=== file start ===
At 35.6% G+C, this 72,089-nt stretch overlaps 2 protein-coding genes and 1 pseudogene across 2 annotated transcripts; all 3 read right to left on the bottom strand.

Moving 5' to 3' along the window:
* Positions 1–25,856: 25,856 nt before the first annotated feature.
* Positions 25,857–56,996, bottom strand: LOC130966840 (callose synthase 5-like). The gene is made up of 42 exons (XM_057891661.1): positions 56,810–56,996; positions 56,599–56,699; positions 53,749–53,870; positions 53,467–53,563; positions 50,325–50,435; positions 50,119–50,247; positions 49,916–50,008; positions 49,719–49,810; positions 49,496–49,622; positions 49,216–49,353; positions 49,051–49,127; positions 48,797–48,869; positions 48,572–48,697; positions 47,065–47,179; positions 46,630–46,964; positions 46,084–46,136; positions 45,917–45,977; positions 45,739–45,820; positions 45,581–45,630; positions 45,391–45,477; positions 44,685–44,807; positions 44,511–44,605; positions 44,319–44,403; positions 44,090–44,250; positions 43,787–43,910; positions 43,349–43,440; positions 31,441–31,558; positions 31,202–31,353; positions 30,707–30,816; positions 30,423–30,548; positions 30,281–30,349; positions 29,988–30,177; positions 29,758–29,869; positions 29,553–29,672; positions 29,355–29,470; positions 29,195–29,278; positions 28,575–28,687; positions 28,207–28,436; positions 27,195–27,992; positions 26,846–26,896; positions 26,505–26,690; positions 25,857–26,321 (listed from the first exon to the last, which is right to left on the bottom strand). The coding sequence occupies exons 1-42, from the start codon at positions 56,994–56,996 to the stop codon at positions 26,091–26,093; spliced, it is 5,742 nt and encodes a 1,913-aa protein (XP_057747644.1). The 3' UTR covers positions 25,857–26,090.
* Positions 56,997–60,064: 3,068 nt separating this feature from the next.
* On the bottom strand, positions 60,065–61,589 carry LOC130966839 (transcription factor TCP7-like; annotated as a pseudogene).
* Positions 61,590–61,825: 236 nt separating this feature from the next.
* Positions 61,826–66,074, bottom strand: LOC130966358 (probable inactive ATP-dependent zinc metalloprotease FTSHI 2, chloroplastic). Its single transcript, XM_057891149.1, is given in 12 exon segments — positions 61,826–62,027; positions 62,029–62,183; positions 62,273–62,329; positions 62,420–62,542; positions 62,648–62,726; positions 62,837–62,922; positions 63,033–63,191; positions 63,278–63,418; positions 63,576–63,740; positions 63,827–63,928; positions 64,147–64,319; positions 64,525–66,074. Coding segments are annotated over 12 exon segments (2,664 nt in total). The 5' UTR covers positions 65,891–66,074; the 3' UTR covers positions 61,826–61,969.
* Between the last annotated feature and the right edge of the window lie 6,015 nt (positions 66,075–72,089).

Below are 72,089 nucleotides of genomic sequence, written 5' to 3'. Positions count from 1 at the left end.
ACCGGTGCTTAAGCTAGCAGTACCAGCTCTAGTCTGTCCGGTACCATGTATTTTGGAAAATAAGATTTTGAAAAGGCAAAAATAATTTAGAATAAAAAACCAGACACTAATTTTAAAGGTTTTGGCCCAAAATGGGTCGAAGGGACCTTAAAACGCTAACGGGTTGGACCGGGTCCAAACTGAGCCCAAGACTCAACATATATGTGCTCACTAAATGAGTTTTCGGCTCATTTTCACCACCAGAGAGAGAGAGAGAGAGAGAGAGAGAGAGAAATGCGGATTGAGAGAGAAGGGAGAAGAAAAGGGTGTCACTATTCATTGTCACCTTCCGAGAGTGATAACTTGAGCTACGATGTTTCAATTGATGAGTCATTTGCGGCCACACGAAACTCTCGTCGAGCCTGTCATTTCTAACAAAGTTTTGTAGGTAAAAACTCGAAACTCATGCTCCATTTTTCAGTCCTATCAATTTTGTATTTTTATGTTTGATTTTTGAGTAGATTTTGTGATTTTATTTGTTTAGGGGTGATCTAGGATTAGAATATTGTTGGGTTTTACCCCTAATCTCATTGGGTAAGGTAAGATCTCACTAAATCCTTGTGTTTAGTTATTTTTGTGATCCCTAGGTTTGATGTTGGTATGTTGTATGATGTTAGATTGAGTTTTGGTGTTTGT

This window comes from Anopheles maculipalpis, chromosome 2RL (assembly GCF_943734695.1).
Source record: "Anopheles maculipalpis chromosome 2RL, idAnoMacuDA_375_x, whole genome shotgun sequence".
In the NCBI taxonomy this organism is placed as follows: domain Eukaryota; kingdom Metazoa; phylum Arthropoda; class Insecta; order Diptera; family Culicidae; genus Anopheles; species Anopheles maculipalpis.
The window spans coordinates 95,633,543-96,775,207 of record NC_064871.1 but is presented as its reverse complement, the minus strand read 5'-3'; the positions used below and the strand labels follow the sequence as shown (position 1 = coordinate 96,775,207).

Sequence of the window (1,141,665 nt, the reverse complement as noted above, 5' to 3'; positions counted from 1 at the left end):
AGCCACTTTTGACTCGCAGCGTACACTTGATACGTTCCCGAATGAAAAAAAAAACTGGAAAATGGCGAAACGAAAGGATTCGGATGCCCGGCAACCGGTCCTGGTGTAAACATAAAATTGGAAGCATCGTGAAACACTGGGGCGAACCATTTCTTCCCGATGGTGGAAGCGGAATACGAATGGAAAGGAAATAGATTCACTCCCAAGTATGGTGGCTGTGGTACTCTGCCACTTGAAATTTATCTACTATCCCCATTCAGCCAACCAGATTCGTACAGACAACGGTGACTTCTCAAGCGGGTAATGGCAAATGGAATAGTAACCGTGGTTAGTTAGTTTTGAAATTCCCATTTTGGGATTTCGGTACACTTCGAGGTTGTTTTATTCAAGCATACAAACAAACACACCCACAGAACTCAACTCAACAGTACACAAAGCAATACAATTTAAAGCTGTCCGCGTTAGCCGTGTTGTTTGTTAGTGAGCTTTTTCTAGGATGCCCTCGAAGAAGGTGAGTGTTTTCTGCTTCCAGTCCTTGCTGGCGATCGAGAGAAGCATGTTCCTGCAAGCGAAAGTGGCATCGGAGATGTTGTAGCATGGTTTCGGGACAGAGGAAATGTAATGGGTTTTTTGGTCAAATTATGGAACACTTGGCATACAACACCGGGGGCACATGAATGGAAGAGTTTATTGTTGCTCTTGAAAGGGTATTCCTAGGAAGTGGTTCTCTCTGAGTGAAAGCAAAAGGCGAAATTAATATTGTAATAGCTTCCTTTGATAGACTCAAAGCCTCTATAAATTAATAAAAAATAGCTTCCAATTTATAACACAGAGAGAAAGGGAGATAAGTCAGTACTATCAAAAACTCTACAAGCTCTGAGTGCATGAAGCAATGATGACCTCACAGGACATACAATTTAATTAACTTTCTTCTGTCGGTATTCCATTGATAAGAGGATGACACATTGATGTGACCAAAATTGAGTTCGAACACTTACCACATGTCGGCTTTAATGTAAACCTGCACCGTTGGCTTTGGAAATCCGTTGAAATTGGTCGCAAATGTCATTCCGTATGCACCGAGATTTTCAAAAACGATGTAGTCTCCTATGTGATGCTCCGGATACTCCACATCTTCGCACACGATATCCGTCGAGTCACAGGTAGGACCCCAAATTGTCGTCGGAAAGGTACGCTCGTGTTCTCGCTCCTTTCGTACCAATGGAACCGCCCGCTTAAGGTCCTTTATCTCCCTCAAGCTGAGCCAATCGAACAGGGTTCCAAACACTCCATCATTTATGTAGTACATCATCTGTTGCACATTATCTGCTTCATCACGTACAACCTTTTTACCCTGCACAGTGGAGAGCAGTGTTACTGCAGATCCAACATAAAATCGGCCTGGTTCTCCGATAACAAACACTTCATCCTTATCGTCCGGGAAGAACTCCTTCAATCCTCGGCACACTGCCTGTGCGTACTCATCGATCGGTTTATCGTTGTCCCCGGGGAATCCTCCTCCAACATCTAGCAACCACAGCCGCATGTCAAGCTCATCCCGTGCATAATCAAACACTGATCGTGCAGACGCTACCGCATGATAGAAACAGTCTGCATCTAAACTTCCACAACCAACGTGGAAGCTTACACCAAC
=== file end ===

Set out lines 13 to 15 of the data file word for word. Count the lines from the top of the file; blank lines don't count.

Source record: "Anopheles maculipalpis chromosome 2RL, idAnoMacuDA_375_x, whole genome shotgun sequence".
In the NCBI taxonomy this organism is placed as follows: domain Eukaryota; kingdom Metazoa; phylum Arthropoda; class Insecta; order Diptera; family Culicidae; genus Anopheles; species Anopheles maculipalpis.
The window spans coordinates 95,633,543-96,775,207 of record NC_064871.1 but is presented as its reverse complement, the minus strand read 5'-3'; the positions used below and the strand labels follow the sequence as shown (position 1 = coordinate 96,775,207).